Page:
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Catalan President holds round of talks with parties backing self-determination

As he announced on Tuesday, the President of the Catalan Government, Artur Mas, has begun a round of talks with the leaders of the parties that ran in the last Catalan elections supporting the right to self-determination. Mas aims to gather views and proposals about future scenarios and early elections. This includes the parties that backed the current self-determination process and the organisation of a consultation vote on November 9, by reaching an agreement in December 2013. But it also includes the Catalan Socialist Party (PSC), which ran in November 2012 backing a legal self-determination vote but whose previous and current leaderships do not back the current process. After the talks, Mas will take a few days to think, and very likely to talk again with some parties, and on November 24 he will announce his own road map for the next few months.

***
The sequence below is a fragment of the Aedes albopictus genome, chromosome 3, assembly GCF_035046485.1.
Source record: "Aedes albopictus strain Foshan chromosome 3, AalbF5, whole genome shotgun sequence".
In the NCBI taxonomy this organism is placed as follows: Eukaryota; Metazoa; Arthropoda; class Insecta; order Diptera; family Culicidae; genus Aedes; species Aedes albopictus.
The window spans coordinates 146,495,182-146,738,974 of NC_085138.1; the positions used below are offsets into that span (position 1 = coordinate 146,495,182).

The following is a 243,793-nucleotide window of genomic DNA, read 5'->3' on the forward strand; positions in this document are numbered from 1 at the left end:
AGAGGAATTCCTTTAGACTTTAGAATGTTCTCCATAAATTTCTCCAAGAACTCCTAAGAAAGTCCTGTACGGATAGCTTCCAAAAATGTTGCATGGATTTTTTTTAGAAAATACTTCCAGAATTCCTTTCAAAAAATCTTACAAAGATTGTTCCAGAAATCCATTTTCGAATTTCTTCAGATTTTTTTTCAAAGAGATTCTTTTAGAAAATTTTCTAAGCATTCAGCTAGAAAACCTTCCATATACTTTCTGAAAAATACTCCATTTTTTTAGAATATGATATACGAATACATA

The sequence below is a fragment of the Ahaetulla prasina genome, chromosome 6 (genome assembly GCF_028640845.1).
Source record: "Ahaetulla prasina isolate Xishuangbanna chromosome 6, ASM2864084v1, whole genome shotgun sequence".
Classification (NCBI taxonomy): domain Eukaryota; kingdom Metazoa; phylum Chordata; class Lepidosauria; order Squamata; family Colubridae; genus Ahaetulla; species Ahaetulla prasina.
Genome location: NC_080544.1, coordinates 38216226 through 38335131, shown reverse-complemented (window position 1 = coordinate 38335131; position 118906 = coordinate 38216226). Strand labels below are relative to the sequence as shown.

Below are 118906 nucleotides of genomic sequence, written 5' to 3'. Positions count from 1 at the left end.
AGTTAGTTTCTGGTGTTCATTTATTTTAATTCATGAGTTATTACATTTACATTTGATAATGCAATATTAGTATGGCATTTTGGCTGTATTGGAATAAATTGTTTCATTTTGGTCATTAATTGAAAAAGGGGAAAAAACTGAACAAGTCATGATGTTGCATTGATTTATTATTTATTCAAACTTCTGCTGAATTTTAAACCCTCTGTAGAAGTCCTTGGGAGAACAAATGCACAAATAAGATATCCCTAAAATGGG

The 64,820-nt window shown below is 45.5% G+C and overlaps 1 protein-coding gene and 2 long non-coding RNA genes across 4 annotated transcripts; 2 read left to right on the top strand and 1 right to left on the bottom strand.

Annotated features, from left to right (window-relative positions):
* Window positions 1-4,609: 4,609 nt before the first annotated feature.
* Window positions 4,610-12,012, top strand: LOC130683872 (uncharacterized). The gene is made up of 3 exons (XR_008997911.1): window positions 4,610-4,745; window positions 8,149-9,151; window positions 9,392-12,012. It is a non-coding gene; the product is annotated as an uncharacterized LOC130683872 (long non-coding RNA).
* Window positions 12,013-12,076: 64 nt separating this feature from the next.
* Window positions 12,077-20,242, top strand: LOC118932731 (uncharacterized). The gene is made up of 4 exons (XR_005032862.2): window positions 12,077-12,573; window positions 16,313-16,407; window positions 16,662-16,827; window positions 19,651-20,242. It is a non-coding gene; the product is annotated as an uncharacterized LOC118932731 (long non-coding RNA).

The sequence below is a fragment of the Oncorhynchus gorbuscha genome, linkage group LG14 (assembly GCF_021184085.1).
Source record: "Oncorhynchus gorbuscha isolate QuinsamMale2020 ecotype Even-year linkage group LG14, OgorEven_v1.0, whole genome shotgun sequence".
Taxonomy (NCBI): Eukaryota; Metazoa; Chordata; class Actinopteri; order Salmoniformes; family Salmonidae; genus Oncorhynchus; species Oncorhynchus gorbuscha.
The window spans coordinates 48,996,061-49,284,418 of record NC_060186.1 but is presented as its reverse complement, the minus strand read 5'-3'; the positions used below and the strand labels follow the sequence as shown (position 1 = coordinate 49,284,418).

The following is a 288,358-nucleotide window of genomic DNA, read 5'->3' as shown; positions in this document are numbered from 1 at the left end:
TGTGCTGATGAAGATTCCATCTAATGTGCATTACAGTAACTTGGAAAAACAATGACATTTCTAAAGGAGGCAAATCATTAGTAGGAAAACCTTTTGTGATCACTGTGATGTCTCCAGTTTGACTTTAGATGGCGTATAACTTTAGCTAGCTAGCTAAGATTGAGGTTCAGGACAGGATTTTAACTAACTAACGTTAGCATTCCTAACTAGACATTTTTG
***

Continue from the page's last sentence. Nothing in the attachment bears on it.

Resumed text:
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13 November 2014 09:24 PM

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ACN